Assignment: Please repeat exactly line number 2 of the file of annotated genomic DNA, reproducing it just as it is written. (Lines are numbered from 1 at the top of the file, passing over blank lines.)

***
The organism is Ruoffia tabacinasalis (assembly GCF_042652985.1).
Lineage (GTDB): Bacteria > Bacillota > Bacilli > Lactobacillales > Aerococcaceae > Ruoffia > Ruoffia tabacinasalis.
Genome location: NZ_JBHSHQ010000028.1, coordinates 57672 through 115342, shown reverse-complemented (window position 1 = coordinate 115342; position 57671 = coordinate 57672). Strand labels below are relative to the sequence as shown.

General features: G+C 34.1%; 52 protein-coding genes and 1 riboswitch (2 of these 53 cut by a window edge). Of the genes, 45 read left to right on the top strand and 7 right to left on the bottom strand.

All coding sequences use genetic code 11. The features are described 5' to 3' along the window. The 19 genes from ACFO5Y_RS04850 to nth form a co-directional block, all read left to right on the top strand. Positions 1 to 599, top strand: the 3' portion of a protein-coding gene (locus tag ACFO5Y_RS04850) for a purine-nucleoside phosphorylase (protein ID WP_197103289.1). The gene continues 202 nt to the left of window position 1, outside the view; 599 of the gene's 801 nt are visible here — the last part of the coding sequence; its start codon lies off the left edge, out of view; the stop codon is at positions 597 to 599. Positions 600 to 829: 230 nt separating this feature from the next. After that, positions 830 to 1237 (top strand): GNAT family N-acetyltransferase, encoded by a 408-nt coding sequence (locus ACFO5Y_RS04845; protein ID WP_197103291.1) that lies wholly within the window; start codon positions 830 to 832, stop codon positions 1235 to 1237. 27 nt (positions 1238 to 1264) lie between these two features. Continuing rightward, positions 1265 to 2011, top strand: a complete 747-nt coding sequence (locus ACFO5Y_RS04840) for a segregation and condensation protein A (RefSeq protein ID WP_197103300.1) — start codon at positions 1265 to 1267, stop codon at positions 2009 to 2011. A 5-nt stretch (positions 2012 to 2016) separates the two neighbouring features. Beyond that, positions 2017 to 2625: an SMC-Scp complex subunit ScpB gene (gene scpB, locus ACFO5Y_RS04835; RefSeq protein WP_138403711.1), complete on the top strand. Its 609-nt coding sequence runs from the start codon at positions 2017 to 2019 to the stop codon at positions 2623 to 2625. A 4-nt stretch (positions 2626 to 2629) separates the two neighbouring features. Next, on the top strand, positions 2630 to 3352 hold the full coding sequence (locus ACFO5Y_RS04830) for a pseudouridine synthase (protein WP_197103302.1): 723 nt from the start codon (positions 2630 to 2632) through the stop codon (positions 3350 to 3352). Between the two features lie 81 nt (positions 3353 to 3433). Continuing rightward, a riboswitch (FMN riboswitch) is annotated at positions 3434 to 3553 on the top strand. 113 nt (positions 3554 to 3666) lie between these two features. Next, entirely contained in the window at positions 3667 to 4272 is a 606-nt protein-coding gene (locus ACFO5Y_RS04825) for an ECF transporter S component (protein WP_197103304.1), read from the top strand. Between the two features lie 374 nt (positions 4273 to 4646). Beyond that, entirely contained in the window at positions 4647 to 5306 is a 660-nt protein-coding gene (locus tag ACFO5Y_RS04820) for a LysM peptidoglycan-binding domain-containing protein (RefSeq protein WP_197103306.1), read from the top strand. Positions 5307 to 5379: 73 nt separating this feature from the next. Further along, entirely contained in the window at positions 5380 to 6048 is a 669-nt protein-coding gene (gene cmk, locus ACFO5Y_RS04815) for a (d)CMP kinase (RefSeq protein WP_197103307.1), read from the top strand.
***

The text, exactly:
Lineage (GTDB): Bacteria > Bacillota > Bacilli > Lactobacillales > Aerococcaceae > Ruoffia > Ruoffia tabacinasalis.